On Being a Ham

image

A QSL card from an operator in New Jersey, 1938

Sometime between the invention of the telegraph and the invention of the Internet came ham radio. Around the time that Radio Girl takes place ham, or amateur radios were one of the most popular hobbies, especially for teens.

image

Teen in his ham shack.

Never before could just any random kid talk to people all over the world, unless they had pen pals. And that took weeks for a reply, whereas this was as good as immediate. If you were a ham operator (and there are lots of people who still use ham radios today) you would have your own call sign made up of letters and numbers, kind of like a screen name.

I found these cards for sale on a popular web auction site.

I found these cards for sale on a popular web auction site.

After connecting with someone through the airwaves, the two of you would exchange postcards called QSL cards through the mail, cards with the ham’s code and other information on it, plus sometimes some artwork. Most hams plastered the walls of their ham shack with cards they had received, just like T.K. does in the book.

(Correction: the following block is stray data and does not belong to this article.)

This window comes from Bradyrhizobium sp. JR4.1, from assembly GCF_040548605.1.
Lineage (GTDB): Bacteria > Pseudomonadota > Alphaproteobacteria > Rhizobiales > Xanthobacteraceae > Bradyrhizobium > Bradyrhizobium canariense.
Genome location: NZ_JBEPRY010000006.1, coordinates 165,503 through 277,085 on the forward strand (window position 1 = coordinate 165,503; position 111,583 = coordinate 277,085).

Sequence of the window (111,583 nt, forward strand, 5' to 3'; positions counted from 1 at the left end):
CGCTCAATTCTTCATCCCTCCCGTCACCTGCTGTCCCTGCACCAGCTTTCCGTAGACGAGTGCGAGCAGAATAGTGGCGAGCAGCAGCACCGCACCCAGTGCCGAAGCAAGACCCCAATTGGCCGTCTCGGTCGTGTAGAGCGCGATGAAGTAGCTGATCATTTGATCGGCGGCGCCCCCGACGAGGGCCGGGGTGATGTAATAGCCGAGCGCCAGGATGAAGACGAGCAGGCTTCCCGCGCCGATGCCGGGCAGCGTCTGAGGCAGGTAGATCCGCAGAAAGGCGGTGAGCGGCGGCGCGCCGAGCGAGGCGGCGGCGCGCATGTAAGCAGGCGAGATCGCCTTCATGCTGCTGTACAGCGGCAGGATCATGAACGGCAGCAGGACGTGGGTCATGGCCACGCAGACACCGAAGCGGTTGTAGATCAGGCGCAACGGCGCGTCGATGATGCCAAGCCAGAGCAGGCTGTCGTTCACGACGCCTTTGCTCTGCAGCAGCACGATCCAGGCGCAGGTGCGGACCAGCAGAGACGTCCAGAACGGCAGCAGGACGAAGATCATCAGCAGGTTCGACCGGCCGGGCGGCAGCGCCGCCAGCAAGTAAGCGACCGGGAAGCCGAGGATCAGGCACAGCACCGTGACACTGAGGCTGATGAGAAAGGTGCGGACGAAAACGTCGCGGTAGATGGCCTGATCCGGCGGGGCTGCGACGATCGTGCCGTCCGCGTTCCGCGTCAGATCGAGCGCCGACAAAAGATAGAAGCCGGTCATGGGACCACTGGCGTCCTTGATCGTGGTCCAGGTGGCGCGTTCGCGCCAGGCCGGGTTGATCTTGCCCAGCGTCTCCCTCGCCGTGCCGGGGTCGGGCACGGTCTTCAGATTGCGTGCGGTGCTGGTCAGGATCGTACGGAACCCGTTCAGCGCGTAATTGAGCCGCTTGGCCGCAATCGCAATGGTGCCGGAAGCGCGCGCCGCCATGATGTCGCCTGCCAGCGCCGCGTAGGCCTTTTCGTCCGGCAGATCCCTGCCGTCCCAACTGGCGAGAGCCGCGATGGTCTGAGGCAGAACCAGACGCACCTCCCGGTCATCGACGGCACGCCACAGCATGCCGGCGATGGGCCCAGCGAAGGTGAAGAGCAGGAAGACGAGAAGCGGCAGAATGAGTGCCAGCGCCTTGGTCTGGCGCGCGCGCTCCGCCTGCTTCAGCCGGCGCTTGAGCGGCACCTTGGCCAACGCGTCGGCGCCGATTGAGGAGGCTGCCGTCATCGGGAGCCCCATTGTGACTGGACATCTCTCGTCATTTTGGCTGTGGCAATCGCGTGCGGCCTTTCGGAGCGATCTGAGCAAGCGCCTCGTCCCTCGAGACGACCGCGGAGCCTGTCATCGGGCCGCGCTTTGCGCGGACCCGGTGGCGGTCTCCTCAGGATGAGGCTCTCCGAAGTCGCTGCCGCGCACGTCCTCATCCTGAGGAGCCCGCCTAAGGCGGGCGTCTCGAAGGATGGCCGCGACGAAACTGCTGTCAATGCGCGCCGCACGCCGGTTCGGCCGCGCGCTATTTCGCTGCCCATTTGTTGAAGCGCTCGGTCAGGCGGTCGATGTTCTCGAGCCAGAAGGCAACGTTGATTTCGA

image

Some guy who doesn’t have a display of QSL cards for some reason.

====================
Photo of CarolCarol Brendler is the author of the young adult novel RADIO GIRL (Holiday House) September 5, 2013.
Coming 2014: A picture book, NOT VERY SCARY, illustrated by Greg Pizzoli, from FSG.
Also by Carol Brendler: WINNIE FINN, WORM FARMER (FSG, 2009) a picture book illustrated by Ard Hoyt.

Grover’s Mill, New Jersey!

The marker is bigger than I thought!

The marker is bigger than I thought!

Grover’s Mill! Yeah, I went there, 75 years later. There’s a park and a plaque, and signs along a path with background info about Orson Welles and the panic broadcast of 1938, all on the exact spot where the Martians were said to have landed!

Grovers Pond is adjacent.

Grovers Pond is adjacent.

imageimageimage